Coasts

Geology

Cornwall’s rocky coast lines can withstand winter storms without suffering rapid erosion. Cornwall consists of older rocks that are resistant to erosive power of the sea including igneous rock, sedimentary rock, metamorphic rock.

High energy coastlines

Rocky coasts are generally found in high energy in the uk these tend to be: stretches of Atlantic-facing coast with powerful waves, where the rate of erosion exceeds the rate of deposition, erosional landforms are found in these environments.

Low-energy coastlines

Sandy and estuary coasts are generally found in low energy environments these tend to be stretches if the coast where waves are less powerful or where it is sheltered, where the rate of deposition exceeds the rate of erosion, depositional landforms are found in this area.

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Sediment Supply

The process of weathering and erosion produce sediment which is transport and deposited to produce coastal landforms.

In the wash sediment origins form:

  • Cliffs eroding between West Runton and Weybourne
  • Tidal currents, which picks up glacial depots from the shallow sea floor
  • Erosion of the Holderness cliffs
  • Sediment is carried southwards in suspension
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The coasts as a system

Inputs

  • Marine
  • waves
  • tides
  • storm surges
  • Atmospheric- weather/climate,
  • climate change,
  • solar energy
  •  Land-rock type and structure
  • tectonic activity 
  • People- human activity

Processes

  •  Weathering -
  • Mass movement 
  • Erosion -
  • Transport -
  • Deposition

Outputs -

  • Erosional landforms 
  • Depositional landforms
  • Different types of coats 
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The Littoral Zone

  • The littoral zone stretches into the sea and onto the shore. It is constantly changing because of the dynamic interactions between the processes operating in the seas and oceans and on land varies because of short-term factors and long-term factors 
  • The littoral zone consists of sections. The backshore and foreshore are where most human activity occurs and where most physical processes (erosion, deposition, transport and mass movement) operate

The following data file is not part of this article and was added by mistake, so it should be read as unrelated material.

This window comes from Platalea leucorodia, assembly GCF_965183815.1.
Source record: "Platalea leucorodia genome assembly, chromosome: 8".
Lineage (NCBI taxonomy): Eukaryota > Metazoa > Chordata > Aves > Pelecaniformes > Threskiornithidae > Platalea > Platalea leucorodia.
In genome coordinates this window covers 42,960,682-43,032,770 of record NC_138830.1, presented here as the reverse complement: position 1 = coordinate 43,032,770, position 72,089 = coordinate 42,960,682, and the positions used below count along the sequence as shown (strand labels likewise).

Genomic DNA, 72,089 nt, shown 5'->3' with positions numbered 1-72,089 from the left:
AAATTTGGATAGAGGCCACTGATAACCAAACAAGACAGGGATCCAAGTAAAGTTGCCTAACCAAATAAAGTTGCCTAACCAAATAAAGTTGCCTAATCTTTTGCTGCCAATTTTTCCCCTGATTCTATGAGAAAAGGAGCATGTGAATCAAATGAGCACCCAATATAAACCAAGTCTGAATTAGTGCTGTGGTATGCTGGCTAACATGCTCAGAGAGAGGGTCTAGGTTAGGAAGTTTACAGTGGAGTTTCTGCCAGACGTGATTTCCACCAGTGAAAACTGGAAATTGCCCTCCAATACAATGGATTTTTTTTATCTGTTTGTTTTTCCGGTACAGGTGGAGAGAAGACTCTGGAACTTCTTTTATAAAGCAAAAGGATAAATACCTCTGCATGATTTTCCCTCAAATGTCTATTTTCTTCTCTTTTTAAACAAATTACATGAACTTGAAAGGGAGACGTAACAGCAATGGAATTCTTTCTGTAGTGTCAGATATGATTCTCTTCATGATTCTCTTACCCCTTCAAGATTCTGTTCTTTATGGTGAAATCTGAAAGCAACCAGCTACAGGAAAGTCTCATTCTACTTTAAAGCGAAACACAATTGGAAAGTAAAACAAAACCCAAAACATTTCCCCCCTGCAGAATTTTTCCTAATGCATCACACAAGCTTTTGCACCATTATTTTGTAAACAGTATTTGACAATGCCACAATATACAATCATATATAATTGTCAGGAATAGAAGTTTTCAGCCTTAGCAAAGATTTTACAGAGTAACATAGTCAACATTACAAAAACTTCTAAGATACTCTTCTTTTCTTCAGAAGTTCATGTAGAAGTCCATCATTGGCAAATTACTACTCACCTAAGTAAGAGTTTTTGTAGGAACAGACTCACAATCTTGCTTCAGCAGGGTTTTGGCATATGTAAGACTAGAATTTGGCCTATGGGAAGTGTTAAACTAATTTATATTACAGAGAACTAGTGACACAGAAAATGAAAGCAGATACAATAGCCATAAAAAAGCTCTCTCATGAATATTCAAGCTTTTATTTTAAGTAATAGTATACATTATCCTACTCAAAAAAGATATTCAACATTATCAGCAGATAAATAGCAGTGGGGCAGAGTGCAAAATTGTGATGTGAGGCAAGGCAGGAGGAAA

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Coasts and geological structure

Coastal morphology (the shape and form of coastal landscapes and their features)is not only the underlying geology or rock type, but also to its geology structure and cliff profiles

Concordant coastlines

Along the south coast of the isle of Purbeck the bands of more and less resistant rocks run parraele to the coast, forming a concordant coast

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Discordant Coastline

Along the eastern coast of the isle of Purpeck the bands of the more and less resistant rock run at right angles to the coast. A discordant coastline occurs where bands of different rock type run perpendicular to the coast. The differing resistance to erosion leads to the formation of headlands and bays.

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Headlands and bays

Headlands go out into the sea with bays lying between them. Headlands and bays commonly form when rocks of different strengths are exposed at the coast. More resistant rock such as chalk and limestone tend to be headlands, whilst weaker rocks are eroded to form bays

  •  as waves approach a headlands the depth of the water decreases. Velocity reduces due to friction, so that waves compress become higher, steeper and closer together. Their erosiver power increase
  •  When waves entrer the bay the water is deeper and closer together. The waves lose velocity less rapidly and are less steep than those off the headland. This sllows deposition to take place
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Waves and beaches